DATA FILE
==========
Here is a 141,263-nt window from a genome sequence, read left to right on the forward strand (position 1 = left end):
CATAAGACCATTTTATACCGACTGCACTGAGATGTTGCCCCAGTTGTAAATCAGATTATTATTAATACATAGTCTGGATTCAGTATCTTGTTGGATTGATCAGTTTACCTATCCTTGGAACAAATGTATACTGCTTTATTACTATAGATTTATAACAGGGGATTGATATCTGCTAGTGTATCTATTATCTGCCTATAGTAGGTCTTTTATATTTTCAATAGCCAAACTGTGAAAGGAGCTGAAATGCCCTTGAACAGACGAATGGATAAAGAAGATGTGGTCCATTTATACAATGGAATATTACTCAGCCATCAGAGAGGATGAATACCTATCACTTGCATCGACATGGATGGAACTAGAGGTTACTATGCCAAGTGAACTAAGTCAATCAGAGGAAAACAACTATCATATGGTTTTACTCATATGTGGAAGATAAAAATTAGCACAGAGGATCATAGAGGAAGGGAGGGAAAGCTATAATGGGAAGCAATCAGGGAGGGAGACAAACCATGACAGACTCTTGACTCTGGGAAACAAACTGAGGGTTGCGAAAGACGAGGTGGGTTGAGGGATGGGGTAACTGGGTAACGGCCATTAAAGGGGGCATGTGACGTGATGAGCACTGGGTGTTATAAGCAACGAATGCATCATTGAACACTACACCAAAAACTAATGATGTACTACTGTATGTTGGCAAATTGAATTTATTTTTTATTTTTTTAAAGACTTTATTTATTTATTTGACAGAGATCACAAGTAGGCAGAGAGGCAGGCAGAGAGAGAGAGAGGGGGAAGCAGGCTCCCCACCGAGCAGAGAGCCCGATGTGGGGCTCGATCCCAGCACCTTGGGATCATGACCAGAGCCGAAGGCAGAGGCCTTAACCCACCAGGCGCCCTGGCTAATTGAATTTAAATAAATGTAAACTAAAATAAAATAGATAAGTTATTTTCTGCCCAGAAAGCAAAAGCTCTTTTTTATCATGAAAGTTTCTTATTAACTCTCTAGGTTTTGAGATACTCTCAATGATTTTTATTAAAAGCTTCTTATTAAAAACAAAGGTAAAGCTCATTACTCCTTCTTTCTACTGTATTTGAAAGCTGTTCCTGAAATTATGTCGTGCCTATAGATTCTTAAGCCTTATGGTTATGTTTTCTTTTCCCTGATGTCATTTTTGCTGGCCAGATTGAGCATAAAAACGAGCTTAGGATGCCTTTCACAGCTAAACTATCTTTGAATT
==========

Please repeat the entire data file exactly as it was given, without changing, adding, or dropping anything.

Here is a 141,263-nt window from a genome sequence, read left to right on the forward strand (position 1 = left end):
CATAAGACCATTTTATACCGACTGCACTGAGATGTTGCCCCAGTTGTAAATCAGATTATTATTAATACATAGTCTGGATTCAGTATCTTGTTGGATTGATCAGTTTACCTATCCTTGGAACAAATGTATACTGCTTTATTACTATAGATTTATAACAGGGGATTGATATCTGCTAGTGTATCTATTATCTGCCTATAGTAGGTCTTTTATATTTTCAATAGCCAAACTGTGAAAGGAGCTGAAATGCCCTTGAACAGACGAATGGATAAAGAAGATGTGGTCCATTTATACAATGGAATATTACTCAGCCATCAGAGAGGATGAATACCTATCACTTGCATCGACATGGATGGAACTAGAGGTTACTATGCCAAGTGAACTAAGTCAATCAGAGGAAAACAACTATCATATGGTTTTACTCATATGTGGAAGATAAAAATTAGCACAGAGGATCATAGAGGAAGGGAGGGAAAGCTATAATGGGAAGCAATCAGGGAGGGAGACAAACCATGACAGACTCTTGACTCTGGGAAACAAACTGAGGGTTGCGAAAGACGAGGTGGGTTGAGGGATGGGGTAACTGGGTAACGGCCATTAAAGGGGGCATGTGACGTGATGAGCACTGGGTGTTATAAGCAACGAATGCATCATTGAACACTACACCAAAAACTAATGATGTACTACTGTATGTTGGCAAATTGAATTTATTTTTTATTTTTTTAAAGACTTTATTTATTTATTTGACAGAGATCACAAGTAGGCAGAGAGGCAGGCAGAGAGAGAGAGAGGGGGAAGCAGGCTCCCCACCGAGCAGAGAGCCCGATGTGGGGCTCGATCCCAGCACCTTGGGATCATGACCAGAGCCGAAGGCAGAGGCCTTAACCCACCAGGCGCCCTGGCTAATTGAATTTAAATAAATGTAAACTAAAATAAAATAGATAAGTTATTTTCTGCCCAGAAAGCAAAAGCTCTTTTTTATCATGAAAGTTTCTTATTAACTCTCTAGGTTTTGAGATACTCTCAATGATTTTTATTAAAAGCTTCTTATTAAAAACAAAGGTAAAGCTCATTACTCCTTCTTTCTACTGTATTTGAAAGCTGTTCCTGAAATTATGTCGTGCCTATAGATTCTTAAGCCTTATGGTTATGTTTTCTTTTCCCTGATGTCATTTTTGCTGGCCAGATTGAGCATAAAAACGAGCTTAGGATGCCTTTCACAGCTAAACTATCTTTGAATT